Life gets crazy with little ones, but there is a simple thing you can do to connect with your child and unlock their heart.
My 3-year-old ran into his dark room and threw himself onto the floor.
I closed the door behind us and put his t-shirt, pull-up, and undies on the ground beside me. Then he started kicking his feet and screaming, “No, no, noooooo.”
I knew he was overtired. I knew he was wound up from the late evening and birthday cake.
And I knew he hadn’t had a lot of time with me lately.
Even when you try hard to spend one-on-one time with your children, the special times don’t come around every day. As the 3rd child of 5, he often gets caught in the middle. He’s not as big as the older kids nor is he a baby or little toddler.
His older siblings play more complex imaginative games and his younger brothers don’t really let him boss them. So, you see, he tries to find other ways to get our attention.
By screaming, tattling, and having some type of ache or pain.
So this evening, especially this evening, I knew I could not rush bedtime.
I didn’t hurry up…
As I sat on the carpet that has more bodily fluid stains than can be counted, he slowly turned around and lay his head on my lap. He is a rough and tumble boy so this is a big deal for him. A true sign of affection.
I rubbed his head, patted his belly, and started singing a song for him. I sang about how much I loved him, how much God loved him, and how great it was to have a boy with an infectious laugh. I sang about his favorite food, his favorite games, and his kind-heart and fun spirit. I sang about all the things that make him unique.
It was not in perfect tune, but he listened to every word.
Then he said what had been on his heart…
After the song he sat up, looked at me, and laid his head against my chest and said, “Mommy…” in a sad voice.
Inside I knew whatever he was going to say was important. It was that kind of moment.
“Mommy, why did you give brother my gummies at the Easter egg hunt?”
I sat for a moment and thought… then I remembered.
At the Easter egg hunt both boys found an egg with candy, but his brother’s egg had peanut butter in it. His brother is allergic to peanut butter. So I swapped the treats in their eggs. But the thing was, he didn’t see it like that… he just thought I gave his little brother his prize treat.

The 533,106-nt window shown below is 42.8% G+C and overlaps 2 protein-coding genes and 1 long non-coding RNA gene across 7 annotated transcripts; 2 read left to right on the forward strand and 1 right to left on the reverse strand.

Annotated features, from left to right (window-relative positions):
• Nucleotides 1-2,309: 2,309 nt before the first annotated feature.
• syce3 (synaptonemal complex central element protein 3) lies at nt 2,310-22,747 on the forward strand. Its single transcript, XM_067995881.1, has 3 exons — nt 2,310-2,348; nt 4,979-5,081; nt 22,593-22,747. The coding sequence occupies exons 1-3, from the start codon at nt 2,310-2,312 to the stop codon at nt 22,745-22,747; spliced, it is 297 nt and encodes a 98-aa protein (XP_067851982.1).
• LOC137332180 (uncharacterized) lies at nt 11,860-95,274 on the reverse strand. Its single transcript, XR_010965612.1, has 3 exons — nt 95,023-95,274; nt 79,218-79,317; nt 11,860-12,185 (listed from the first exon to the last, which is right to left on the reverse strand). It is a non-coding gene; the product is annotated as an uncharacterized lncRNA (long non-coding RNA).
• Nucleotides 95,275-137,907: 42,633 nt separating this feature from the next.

In that moment, he hadn’t understood. He just thought I favored his brother.
So I gave him vocabulary for his feelings…
“Oh, baby,” I said, “You were so sad I took your candy and gave it to your brother. You wanted that candy!”
“Yes, I weally was,” he stated.
“I am so sorry for taking your gummies and giving them away. That made you feel bad. Do you know why I did it? When we opened his egg, it had peanut butter in it, so I changed your egg and his. But you know what? Next time I won’t do that. Next time we can think of something to do together.”
What he said next proved he did understand. “Mommy, next time at the egg hunt, if he has peanut butter in his, I give him a other egg.”
I looked him square in the eyes, told him that was a great idea, and we shared a nice cuddle.
The reason he shared…
The fact is, that Easter egg hunt was over a month ago. To a toddler or early preschooler, that’s a lifetime. He had been holding onto this feeling for weeks.
The idea that maybe, just maybe, mommy preferred his brother over him.
It isn’t that it was necessarily wrong to trade the boys’ eggs. But it was the principle of the matter. Do I always take the time to explain situations to my children? Do I give them the chance to make decisions on their own?
I felt humbled he asked me this question because I knew it was close to his heart. I also knew the only reason he felt safe to talk to me about this was because I had chosen to do something rare for me.
I had ignored everything else around me and focused on him.
I let his siblings run around outside his room. I did not divide my attention between hoarding my offspring, cleaning house, and pretending to focus on him. Instead, I just focused on him.
I did something that required my full attention: I sang. I proved to him that I know him. I see him. I love him.
Only then, after I’d gotten to his heart by paying full attention did he feel safe to be vulnerable with me.
After our talk…
He accepted my apology and I could tell his mood had lifted. The cloud of doubt in his heart?
I hope it was uprooted.
He jumped into bed, hugged his stuffed lion that’s bigger than his entire body and asked me to cover his tippy toes with the blankie.
I walked out of his room both happy and sad. Sad it had taken over a month for him to share his insecurities and doubts. But mostly happy. Happy he’d shared them at all.
Happy I’d ignored everything else going on around me and focused on him. And that by doing so, he felt truly loved.
Love is not grand gestures or big opportunities.
Love is not complicated or complex.
Love is as simple as paying attention.
Each of us have our own personality, temperament, and giftings. And, the truth is, we parent best when we work with these instead of against them. Take this assessment so you can work to your strengths, and be the mom you want to be for yourself and your children.
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